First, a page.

Sunday, July 6, 2014

Tips for A First Set of Stays

AKA learning from my mistakes.  I've had my fair share of pairs of stays since getting my first at sixteen years old.  And I've made my fair share of mistakes in making new pairs like the pink stays I just finished.  A few pieces of hard-earned advice:

1) The Right Size.  Of all the "duh" things to say, right?  But though very often I hear people advising to make sure that the stays are not too *small,* less is said about stays being too *big.*  If stays aren't fitted properly, they'll actually be far more uncomfortable than if they fit snugly.  They won't support, they'll encourage poor posture, and, perhaps worst of all, they'll shift and chafe.  Avoid too-loose fit and too-loose lacing for comfortable stays.

2) Mind the Gap.  I've seen more than one stay-wearer annoyed that her new stays didn't meet at the center back--that is, she thought they were too small for her because there was a gap at the center back lacing.  Not at all!  You want a bit of room to shrink, as it were--even if you aren't planning on losing weight.  In addition to normal weight fluctuations, I've found my body adjusts a bit to stays and snugger lacing is needed later in they day or on day two of wearing. (Note: This is not waist-training, just my body settling into a different--and probably better--posture).  Additionally, stays can stretch a bit over time.  Buy yourself some extra space and make yours or have them made with some space to spare.

3) Stays are Unique to You.  Remember that differences in extants represent not only differences in style and fashion, but also differences in human bodies and lifestyles.  Look at a dozen or so extant pairs of stays.  You'll find that you'll be able to point out similarities and differences between each; no two will look exactly alike.  Some of those differences are certainly due to changes in fashion over time.  Others are due to expectations for what that particular set of stays would be worn for and what they were made of (were they a high-fashion pair for a high-born lady boned with baleen, or a workaday set boned with reed?), based on socio-economic status and other factors.  Some differences even emerge as distinctive to the wearer's body shape.  Perhaps the bust is narrower or wider in relation to the waist, or the tabs placed differently, or the angles of the panels different.

So many differences, for instance, here--straps vs no straps, more purely conical shape vs a flat front; no tabs vs tabs, fully boned vs partially boned.  The list goes on!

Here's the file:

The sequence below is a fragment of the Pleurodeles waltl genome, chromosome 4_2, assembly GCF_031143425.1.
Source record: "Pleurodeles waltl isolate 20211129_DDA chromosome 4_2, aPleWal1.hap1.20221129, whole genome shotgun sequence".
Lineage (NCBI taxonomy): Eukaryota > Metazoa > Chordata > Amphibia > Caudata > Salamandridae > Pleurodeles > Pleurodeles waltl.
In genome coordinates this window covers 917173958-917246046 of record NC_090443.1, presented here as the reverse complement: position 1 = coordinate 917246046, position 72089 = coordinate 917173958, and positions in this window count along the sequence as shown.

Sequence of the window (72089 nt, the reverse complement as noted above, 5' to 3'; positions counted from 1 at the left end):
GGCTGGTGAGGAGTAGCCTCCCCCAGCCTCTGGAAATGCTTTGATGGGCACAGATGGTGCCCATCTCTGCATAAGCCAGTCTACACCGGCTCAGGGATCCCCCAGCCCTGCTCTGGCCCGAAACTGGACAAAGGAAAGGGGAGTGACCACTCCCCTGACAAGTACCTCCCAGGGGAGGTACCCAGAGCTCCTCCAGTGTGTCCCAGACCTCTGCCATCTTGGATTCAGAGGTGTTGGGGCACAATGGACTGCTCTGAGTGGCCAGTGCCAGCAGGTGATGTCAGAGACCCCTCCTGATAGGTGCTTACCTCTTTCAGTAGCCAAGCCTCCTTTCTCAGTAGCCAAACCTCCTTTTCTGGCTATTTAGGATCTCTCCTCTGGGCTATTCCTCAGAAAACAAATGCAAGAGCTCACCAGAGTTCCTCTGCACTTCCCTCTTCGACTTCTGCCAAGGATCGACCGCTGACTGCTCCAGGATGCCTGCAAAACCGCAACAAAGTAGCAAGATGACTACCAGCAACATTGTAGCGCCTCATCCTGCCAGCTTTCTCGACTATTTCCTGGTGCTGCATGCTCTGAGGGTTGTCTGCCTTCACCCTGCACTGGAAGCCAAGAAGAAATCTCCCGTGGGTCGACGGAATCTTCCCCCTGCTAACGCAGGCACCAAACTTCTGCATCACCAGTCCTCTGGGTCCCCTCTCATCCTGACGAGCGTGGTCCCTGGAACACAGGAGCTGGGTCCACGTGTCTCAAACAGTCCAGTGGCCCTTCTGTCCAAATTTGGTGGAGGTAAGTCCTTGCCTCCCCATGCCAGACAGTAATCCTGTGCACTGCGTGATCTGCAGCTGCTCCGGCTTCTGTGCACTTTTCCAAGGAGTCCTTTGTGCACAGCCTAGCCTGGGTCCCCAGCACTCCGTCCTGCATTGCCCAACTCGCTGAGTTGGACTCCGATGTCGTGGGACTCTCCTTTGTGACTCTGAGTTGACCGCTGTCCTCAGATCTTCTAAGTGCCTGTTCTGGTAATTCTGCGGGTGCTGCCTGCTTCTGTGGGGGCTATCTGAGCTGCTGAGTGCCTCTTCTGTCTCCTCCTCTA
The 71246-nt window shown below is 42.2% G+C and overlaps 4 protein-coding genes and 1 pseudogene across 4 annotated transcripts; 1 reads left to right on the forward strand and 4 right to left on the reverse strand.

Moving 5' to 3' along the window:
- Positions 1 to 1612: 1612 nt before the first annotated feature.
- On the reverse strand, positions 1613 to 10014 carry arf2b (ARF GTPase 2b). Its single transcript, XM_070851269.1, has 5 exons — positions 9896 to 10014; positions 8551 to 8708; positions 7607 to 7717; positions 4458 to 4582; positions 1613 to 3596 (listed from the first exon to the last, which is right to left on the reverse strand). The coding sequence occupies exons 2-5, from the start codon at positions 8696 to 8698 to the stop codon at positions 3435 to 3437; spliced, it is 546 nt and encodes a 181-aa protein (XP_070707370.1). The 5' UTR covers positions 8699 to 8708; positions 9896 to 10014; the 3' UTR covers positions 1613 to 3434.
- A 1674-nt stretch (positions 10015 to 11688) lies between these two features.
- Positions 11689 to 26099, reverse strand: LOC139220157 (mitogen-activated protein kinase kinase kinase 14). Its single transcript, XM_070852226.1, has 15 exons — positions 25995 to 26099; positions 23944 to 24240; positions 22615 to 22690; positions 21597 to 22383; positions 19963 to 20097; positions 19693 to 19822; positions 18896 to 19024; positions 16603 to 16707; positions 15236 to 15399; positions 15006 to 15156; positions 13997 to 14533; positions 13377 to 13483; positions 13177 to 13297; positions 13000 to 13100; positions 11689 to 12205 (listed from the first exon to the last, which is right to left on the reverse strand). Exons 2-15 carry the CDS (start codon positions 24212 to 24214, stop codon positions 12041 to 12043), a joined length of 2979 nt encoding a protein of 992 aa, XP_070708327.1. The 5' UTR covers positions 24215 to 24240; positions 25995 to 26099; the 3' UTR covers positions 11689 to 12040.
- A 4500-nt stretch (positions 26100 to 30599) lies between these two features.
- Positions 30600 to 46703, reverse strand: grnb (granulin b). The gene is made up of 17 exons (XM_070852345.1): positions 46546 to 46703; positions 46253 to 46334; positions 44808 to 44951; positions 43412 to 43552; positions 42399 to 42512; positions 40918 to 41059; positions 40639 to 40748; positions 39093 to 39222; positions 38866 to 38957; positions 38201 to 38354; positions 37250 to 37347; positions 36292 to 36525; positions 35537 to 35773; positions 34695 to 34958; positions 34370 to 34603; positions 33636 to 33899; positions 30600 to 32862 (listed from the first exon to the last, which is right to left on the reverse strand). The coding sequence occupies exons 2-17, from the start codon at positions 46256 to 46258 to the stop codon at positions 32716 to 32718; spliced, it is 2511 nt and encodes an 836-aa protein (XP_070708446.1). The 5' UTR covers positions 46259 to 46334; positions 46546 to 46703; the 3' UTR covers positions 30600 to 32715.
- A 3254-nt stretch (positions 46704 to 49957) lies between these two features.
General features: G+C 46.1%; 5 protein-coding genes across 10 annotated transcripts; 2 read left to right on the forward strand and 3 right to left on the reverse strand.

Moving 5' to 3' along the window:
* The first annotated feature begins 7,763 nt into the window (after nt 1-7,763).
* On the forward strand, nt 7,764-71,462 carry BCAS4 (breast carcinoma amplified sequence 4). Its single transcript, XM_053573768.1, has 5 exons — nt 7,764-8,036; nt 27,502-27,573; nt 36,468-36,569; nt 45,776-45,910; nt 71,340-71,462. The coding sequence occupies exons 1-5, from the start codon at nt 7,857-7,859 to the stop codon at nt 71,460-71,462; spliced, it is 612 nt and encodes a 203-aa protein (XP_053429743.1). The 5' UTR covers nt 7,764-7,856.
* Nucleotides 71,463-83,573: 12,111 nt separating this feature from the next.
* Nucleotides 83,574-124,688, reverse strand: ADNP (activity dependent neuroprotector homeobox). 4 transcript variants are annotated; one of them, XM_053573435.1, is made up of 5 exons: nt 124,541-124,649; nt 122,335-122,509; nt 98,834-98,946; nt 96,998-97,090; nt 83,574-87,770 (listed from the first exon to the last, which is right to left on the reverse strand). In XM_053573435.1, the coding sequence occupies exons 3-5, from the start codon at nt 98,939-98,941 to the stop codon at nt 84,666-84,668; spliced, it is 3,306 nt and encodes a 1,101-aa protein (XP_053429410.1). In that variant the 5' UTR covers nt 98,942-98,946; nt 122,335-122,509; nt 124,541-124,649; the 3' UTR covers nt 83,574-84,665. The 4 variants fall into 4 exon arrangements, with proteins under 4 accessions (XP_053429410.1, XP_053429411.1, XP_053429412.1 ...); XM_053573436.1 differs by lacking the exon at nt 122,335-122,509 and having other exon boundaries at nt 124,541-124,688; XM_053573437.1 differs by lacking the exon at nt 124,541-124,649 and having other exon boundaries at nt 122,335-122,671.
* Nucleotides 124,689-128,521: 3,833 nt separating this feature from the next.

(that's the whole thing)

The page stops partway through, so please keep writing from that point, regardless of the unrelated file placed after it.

Met Museum, c. 1780Wool with reed boning


Met Museum, no date given (I estimate c. 1770-1780), no material given (I guess silk and whalebone)


Victoria and Albert Museum, c. 1770s, silk and whalebone


A bit more discourse on this point, surrounding the pink set of stays I've made *three* versions of.   The first set was too big, no questions asked.  The second set, however, and my third and final (perfect!) pair, are nearly identical in dimensions.  The shape, however, differs.  And the first shape works brilliantly for my friend with broader shoulders and a wider chest--and the second shape works far better for me, with narrow shoulders and a narrow rib cage.

Very long story short--your body type should be taken into consideration in picking a set of stays or patterning your own.  Just as you would in selecting a pair of jeans or a fitted dress. The same things won't work for everyone.

4) Tabs are your friend.  Yeah, they're a pain.  Even plenty of extants skip them.  But I love how tabs ease the distribution of pressure and make the fit so much more comfortable.  Bite the bullet, make the stays with tabs.  You will curse them while you're binding your stays and love them ever after.

5) Be careful, they're addictive.  So I joke about making set after set of stays the past few years, but honestly?  They're a very fun project. Limited fabric so they're not an expensive endeavor, plenty of small steps so that you can make some progress with just a couple hours, and so functionally pretty when you finish.  Enjoy making a first set of stays, but watch out lest ye be bitten by the staymaking bug!

Any corset-making tips you've gained over the course of your own projects?

4 comments:

Cassidy said...

I cannot agree with no. 1 enough. "Too big" is a recurring problem for me, and it's especially annoying when it comes to foundation garments. Too small is much better than too big.

I've noticed with my most recent stays - from the Diderot pattern, I think - that, while I can wear them with or without a gap, the position of the straps are such that my shoulders get poked with boning unless the stays are laced shut. So I would add as a corollary to 2 or 3 that that's a specific thing to look out for. Be aware of how the pattern is cut and how it's been designed to be worn!

Rowenna said...

Definitely, Cassidy--straps add a whole new dimension to fitting. I've been told I got very lucky that mine have worked on the first go (though I think it may just be my scrawny shoulders--they don't have much space to work with to begin with!). And for other elements, too--knowing how the pattern is cut and how the stays are designed to be worn--absolutely. I've seen some uncomfortable ladies because they were wearing their stays too low, too high, otherwise improperly.

Evie said...

Mine are too big, too short waisted, need straps, etc. etc. etc. It's just so hard to motivate myself to make a new pair when I only get to wear them twice a year anyway. :/ That second pair in the brownish brocade is gorgeous!!!

Rowenna said...

Uncomfortable stays stink, Evie--and so does only getting to wear them twice a year. Solution...hmmm...more costumed hanging out!

I love that brown pair! The shape is really interesting.